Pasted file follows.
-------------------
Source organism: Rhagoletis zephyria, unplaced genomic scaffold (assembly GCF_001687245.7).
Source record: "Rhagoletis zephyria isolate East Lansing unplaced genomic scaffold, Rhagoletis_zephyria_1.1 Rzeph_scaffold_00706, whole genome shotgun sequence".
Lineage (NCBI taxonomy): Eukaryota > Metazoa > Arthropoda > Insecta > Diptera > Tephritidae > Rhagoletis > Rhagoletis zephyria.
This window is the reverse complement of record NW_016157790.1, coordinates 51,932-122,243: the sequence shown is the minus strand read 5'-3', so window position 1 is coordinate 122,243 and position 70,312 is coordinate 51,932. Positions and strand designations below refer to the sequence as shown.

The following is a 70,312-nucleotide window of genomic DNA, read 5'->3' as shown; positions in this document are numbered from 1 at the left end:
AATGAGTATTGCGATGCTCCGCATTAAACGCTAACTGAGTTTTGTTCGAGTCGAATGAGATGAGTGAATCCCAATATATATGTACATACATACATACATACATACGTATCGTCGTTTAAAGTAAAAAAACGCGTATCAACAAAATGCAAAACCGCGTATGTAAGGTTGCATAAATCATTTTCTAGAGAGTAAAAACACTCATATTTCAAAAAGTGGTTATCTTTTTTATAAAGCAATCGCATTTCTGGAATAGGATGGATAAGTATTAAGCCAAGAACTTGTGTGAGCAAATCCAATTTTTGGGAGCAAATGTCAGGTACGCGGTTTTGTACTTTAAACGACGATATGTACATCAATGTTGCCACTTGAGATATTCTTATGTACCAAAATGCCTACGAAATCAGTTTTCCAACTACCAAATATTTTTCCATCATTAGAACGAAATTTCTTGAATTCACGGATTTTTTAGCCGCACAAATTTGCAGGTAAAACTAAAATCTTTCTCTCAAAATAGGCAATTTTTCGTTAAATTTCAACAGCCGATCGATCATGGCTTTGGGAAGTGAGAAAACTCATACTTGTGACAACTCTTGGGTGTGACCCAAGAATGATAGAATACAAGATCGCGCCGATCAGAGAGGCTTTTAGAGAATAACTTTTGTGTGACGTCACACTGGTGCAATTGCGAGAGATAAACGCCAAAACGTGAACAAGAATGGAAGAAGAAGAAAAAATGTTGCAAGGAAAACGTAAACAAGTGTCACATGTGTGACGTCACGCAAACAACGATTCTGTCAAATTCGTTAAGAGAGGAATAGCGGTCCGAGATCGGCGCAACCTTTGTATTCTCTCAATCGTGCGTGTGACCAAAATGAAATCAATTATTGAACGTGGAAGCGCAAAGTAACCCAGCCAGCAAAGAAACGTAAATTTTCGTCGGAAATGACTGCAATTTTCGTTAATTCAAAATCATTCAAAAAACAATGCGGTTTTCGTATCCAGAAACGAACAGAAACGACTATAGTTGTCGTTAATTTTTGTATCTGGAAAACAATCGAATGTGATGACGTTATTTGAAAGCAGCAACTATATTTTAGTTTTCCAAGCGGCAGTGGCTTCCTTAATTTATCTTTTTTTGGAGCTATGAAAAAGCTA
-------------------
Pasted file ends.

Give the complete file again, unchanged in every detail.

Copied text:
Source organism: Rhagoletis zephyria, unplaced genomic scaffold (assembly GCF_001687245.7).
Source record: "Rhagoletis zephyria isolate East Lansing unplaced genomic scaffold, Rhagoletis_zephyria_1.1 Rzeph_scaffold_00706, whole genome shotgun sequence".
Lineage (NCBI taxonomy): Eukaryota > Metazoa > Arthropoda > Insecta > Diptera > Tephritidae > Rhagoletis > Rhagoletis zephyria.
This window is the reverse complement of record NW_016157790.1, coordinates 51,932-122,243: the sequence shown is the minus strand read 5'-3', so window position 1 is coordinate 122,243 and position 70,312 is coordinate 51,932. Positions and strand designations below refer to the sequence as shown.

The following is a 70,312-nucleotide window of genomic DNA, read 5'->3' as shown; positions in this document are numbered from 1 at the left end:
AATGAGTATTGCGATGCTCCGCATTAAACGCTAACTGAGTTTTGTTCGAGTCGAATGAGATGAGTGAATCCCAATATATATGTACATACATACATACATACATACGTATCGTCGTTTAAAGTAAAAAAACGCGTATCAACAAAATGCAAAACCGCGTATGTAAGGTTGCATAAATCATTTTCTAGAGAGTAAAAACACTCATATTTCAAAAAGTGGTTATCTTTTTTATAAAGCAATCGCATTTCTGGAATAGGATGGATAAGTATTAAGCCAAGAACTTGTGTGAGCAAATCCAATTTTTGGGAGCAAATGTCAGGTACGCGGTTTTGTACTTTAAACGACGATATGTACATCAATGTTGCCACTTGAGATATTCTTATGTACCAAAATGCCTACGAAATCAGTTTTCCAACTACCAAATATTTTTCCATCATTAGAACGAAATTTCTTGAATTCACGGATTTTTTAGCCGCACAAATTTGCAGGTAAAACTAAAATCTTTCTCTCAAAATAGGCAATTTTTCGTTAAATTTCAACAGCCGATCGATCATGGCTTTGGGAAGTGAGAAAACTCATACTTGTGACAACTCTTGGGTGTGACCCAAGAATGATAGAATACAAGATCGCGCCGATCAGAGAGGCTTTTAGAGAATAACTTTTGTGTGACGTCACACTGGTGCAATTGCGAGAGATAAACGCCAAAACGTGAACAAGAATGGAAGAAGAAGAAAAAATGTTGCAAGGAAAACGTAAACAAGTGTCACATGTGTGACGTCACGCAAACAACGATTCTGTCAAATTCGTTAAGAGAGGAATAGCGGTCCGAGATCGGCGCAACCTTTGTATTCTCTCAATCGTGCGTGTGACCAAAATGAAATCAATTATTGAACGTGGAAGCGCAAAGTAACCCAGCCAGCAAAGAAACGTAAATTTTCGTCGGAAATGACTGCAATTTTCGTTAATTCAAAATCATTCAAAAAACAATGCGGTTTTCGTATCCAGAAACGAACAGAAACGACTATAGTTGTCGTTAATTTTTGTATCTGGAAAACAATCGAATGTGATGACGTTATTTGAAAGCAGCAACTATATTTTAGTTTTCCAAGCGGCAGTGGCTTCCTTAATTTATCTTTTTTTGGAGCTATGAAAAAGCTA